You can listen to this Christmas tale by clicking here, just know: you’ll hear my bobbles and gaffs against the sound of our woodstove tickingÂ in the background, to let you know this is a very amateur production indeed.
Granted, his methods were nefarious the year he stole Christmas. But his tiny heart secretly was–and is–in the right place. He relented in the end, and returned the Roast Beast, the pandookas and tartookas. He let Cindy Lou Who have her Christmas in Whoville, after all.
It just might be that his intention was not to steal Christmas to do away with all the fliffer bloofs and wuzzle wuzz, but to make the misguided Whos understand it was not about things, after all.
And what you may not know is that His Despicable Greenness is only one in a vast army of seasonally-afflicted beings, pink and brown, great and small–a state of mind and heart that reaches back many generations, continuing right up to our day. The resisters’ Giftmas discomfort is strong and their numbers are growing.
Not because their hearts are two sizes too small do they refuse to become Santa’s little robotic shoppers. Composed of Christians and unchurched alike, this throng longs for a special time in December that is not as unnatural as an aluminum tree sprayed with toxic snow. They look for ways, short of another Winter Heist, to keep the good and real of it, and cast off the counterfeit and increasingly oppressive expectations of this particular Winter Tsunami of Stuff and Fluff.
Who are these rebellious Grinchlings and why do they grumble and rumble and fret instead of mindlessly beating their blumbloopas and whamming their whowonkas like good Whos should do?
Considerations of date and original intent aside (see http://goo.gl/CDOSF) it is the vast global seasonal-industrial complex built up around Santa–his legions of box-store and digital elves, and his enormous bag of toys and not-so-goodies–that most grieves these resistors.
It is the unfortunate fact that, for as long as there has been a nativity celebration, it has, to one degree or another, opened the floodgates to increasing caloric and material consumption, and thus to enormous profits that have morphed the manger into a lucrative global treasure chest.
In recognition of the cash cow Christmas shopping had become, Congress in 1941, officially moved Thanksgiving back a week to allow another seven days of spending. Our heaping shopping carts of mostly-unnecessary stuff now bring in as much income in the US between Black Friday and Dec. 25 as the gross national product of Ireland.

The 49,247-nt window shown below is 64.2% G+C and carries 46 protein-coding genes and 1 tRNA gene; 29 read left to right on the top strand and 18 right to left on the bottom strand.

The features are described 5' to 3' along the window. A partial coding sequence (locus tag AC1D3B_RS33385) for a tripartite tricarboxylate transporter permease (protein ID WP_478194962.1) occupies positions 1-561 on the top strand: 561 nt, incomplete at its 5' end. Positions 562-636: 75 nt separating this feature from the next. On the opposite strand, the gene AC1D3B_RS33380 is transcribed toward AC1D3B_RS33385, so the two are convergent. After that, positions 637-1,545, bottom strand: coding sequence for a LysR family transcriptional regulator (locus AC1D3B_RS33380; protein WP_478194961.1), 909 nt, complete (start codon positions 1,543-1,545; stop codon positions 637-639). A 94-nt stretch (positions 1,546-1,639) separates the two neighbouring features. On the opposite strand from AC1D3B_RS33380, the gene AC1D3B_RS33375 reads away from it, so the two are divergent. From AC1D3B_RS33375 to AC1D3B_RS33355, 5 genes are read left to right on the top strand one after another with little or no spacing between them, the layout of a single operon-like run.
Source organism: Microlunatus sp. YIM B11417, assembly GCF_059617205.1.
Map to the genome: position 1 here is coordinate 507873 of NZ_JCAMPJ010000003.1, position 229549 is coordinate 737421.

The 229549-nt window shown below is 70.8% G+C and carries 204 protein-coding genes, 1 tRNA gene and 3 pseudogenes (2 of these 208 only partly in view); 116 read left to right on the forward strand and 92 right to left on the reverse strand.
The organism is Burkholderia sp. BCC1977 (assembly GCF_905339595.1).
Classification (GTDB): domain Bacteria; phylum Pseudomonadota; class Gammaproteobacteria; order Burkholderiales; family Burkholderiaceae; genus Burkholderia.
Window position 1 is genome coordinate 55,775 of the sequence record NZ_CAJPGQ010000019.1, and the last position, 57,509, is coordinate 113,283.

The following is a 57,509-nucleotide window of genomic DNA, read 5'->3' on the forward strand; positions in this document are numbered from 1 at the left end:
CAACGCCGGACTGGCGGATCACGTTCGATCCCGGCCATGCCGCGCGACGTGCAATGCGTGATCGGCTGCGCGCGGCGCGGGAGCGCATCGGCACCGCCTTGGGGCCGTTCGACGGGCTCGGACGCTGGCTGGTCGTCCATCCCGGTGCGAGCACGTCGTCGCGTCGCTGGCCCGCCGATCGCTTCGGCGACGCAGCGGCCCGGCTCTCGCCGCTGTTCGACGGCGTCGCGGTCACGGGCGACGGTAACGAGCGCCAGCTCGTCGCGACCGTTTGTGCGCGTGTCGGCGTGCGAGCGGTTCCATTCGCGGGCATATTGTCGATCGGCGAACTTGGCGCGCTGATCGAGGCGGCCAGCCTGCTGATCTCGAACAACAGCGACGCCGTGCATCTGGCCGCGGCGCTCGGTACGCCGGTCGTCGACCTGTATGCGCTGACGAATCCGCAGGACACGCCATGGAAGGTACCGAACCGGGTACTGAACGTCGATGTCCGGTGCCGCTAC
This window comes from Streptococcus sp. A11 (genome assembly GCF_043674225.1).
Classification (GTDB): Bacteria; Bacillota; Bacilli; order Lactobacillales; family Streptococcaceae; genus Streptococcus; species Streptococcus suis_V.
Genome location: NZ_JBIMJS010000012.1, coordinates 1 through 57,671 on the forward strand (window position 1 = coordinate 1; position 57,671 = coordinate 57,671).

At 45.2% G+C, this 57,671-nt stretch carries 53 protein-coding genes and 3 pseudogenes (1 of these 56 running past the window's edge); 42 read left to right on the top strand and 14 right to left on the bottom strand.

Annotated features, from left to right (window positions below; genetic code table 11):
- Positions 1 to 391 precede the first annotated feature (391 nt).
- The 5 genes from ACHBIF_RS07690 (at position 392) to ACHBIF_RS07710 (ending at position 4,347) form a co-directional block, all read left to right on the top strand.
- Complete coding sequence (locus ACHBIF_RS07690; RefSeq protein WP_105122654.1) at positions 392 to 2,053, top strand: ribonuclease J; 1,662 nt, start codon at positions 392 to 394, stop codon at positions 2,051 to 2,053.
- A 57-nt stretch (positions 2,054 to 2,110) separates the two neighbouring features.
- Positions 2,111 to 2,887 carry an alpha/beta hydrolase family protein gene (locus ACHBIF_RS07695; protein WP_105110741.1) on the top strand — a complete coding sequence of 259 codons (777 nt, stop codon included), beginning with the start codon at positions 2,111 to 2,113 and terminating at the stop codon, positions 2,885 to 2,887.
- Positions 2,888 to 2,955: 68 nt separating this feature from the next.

Among other concerns, today’s anti-Festivus underground is increasingly disturbed by the pervasive holiday music–a two-month brain-worm multi-media cluster bomb that mashesÂ up the sacred and secular, stirring the cloying and smarmy and glorious into an acoustic mantra, guiding us to that widget we can perch atop our heaping cart with only one more reflexive swiping of the magic plastic wand.
Do you hear what I hear? It is the epiphany of the New Advent! “Let’s give thanks to the Lord above, ‘cause Santa Claus is coming tonight!” Parumpapumpum and a partridge in a pear tree. The wrappings of Christmas have become the reason for the season. That can change, the Grenchlings say, and each of us can play a part.
“Every Who down in Whoville, the tall and the small,
Was singing without any presents at all!
He hadn’t stopped Christmas from coming! It came!
Somehow or other, it came just the same!”
Here are the Grinch’s beliefs on how we might yet reboot Christmas:
* Find peace and joy in stepping back all year long from slavery to stuff and consumer debt. On December 25, celebrate your blessings with family and friends, thankful for the marvels of this planet and each other, a thanksgiving wider and deeper than what we forget so quickly from a frenzy of tissue and cardboard under an aluminum conifer.